At Diva, we’ve got a long history of creating resources for young people. Each time we do, we ask the same questions:
‘How can this resource empower young people?’
‘How can we be sure it will appeal to them?’
A while ago, the assumption was that if your design looked like a graffiti wall, all grungy and distorted, young people would love it. But times change. The teenage rebel’s weapon of choice has changed from a paint can to Photoshop.
So we don’t assume. We research. Aside from simply presenting designs for a thumbs up or down, this process provides an opportunity to empower young people before the resource is even finished. By exploring further than design into content – the approach, the messages – we can be surer that young people will use and be empowered by the resource we create.
When we took this approach while designing a sex and relationships website for young people, the results were fantastic. We brought the consultation to them, on their terms, by conducting a large part of the process via Facebook. This was a place they felt confident in communicating – far from the classroom setting of traditional focus groups. From the safety of their computers, people were less afraid to give their opinions, especially on a sensitive subject like sex, and were no longer intimidated by the loudest voice in the room.
Thanks to the immediate feedback, we were able to respond quickly, giving rise to the next level of consultation: co-creation. At each stage of development, the young people were able to present their suggestions, not just their reactions.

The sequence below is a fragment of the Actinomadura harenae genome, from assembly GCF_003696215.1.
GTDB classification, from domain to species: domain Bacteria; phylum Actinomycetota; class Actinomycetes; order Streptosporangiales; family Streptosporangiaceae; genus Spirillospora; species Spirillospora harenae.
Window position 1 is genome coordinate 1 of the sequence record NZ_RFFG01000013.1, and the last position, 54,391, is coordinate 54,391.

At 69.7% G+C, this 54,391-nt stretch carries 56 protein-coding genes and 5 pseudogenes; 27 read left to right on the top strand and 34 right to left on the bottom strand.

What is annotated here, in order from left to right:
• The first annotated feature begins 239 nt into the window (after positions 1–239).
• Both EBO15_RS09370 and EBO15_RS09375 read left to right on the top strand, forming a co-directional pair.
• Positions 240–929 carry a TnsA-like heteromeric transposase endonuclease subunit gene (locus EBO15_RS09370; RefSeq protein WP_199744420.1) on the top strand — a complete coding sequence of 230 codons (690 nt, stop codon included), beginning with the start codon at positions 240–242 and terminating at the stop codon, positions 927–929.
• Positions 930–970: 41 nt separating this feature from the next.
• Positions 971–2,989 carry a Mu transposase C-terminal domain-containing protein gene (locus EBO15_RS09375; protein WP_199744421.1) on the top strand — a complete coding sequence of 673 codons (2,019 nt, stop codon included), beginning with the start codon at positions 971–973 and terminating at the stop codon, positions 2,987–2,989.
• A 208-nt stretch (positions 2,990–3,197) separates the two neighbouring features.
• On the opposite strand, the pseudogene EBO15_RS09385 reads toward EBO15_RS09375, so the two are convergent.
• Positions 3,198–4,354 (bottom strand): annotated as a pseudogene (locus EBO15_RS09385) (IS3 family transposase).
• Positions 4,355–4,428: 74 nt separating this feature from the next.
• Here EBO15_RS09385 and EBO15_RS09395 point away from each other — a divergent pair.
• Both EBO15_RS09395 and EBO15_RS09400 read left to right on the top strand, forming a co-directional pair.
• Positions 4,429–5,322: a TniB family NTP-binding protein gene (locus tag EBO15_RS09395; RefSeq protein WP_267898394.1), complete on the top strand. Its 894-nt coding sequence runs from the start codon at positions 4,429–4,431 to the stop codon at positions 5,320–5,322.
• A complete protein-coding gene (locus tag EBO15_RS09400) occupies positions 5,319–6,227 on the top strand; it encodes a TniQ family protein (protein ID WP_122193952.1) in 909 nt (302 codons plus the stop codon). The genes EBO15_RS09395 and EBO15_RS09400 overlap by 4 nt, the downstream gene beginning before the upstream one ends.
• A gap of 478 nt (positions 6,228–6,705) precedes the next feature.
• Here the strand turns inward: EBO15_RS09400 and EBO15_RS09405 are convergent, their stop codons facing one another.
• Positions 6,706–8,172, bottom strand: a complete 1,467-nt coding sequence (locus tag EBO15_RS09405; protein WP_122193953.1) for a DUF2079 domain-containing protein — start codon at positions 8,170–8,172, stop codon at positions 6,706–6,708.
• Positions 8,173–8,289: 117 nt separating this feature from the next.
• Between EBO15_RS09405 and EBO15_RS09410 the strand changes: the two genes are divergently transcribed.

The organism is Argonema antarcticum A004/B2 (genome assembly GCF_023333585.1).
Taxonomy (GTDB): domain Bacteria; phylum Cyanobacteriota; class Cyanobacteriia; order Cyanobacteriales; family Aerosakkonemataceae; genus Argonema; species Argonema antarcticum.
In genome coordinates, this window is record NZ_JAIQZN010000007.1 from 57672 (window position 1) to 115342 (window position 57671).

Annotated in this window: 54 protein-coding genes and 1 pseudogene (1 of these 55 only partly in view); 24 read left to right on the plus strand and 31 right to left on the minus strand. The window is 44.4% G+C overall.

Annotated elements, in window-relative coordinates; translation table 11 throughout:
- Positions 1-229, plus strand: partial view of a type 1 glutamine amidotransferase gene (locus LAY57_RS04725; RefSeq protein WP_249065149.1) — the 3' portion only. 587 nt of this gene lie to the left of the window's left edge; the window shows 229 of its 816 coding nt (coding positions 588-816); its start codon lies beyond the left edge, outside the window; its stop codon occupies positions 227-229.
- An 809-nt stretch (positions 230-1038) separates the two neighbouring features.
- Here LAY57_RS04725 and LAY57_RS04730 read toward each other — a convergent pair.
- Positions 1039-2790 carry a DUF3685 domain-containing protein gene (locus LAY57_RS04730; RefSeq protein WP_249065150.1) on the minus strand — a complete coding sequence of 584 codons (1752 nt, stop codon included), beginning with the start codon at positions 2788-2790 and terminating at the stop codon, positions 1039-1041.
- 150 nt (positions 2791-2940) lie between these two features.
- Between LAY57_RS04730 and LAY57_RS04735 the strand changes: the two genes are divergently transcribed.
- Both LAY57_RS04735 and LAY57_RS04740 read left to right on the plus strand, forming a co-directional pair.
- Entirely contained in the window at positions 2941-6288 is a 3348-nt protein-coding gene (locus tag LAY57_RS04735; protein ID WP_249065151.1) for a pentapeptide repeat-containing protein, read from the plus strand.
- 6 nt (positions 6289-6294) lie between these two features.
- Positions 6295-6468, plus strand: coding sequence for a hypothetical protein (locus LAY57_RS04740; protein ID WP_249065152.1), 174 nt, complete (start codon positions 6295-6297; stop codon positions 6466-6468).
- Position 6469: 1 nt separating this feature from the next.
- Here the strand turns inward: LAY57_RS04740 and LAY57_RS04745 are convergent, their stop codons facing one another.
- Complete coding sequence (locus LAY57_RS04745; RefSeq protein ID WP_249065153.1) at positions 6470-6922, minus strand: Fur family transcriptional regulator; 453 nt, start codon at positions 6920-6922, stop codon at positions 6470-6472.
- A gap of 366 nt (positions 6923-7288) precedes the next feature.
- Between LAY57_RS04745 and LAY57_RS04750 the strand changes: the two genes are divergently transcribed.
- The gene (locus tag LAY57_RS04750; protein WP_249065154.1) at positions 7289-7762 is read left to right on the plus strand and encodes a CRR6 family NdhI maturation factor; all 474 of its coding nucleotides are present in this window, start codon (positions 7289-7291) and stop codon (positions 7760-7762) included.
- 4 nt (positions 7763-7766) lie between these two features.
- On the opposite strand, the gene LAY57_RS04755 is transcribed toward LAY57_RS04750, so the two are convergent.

It’s an unfortunately rare thing for young people to feel like their opinion matters, and that it will be taken seriously by decision makers. Voting-led reality television holds the tantalising possibility of choice, but the propositions are usually skewed in the production process, and the opportunity to choose is often limited to A or B.
We were able to use co-creation as an empowering process, as a statement of intent for the resource being created. This meant that when the resource was finished, the young people knew that they’d genuinely had a part in building it. So they championed it, proudly showing off the website to their friends, defending it from criticism, and taking an interest in the project long after its launch.
For the best way to get the most out of your consultations with young people:
Even if someone suggests a bad idea, don’t dismiss it out of hand. Go through the process of thinking through the benefits and limitations of an idea, including all the considerations such as budget and technical issues, so a young person becomes part of the decision to discard ideas which aren’t productive.
It’s always a challenge to build something from the ground up, and it can be overwhelming for young people to do. They may not have thought of the possibilities your expertise could bring, and it allows you to steer the project without patronising.
Avoid design by committee by putting conflicting ideas to a transparent vote – preference lists often work better than ‘first-past-the-post’ here.
This is especially important when discussing sensitive issues. Make sure you’ve got a robust social media policy in place when embarking on any prolonged online consultation with young people.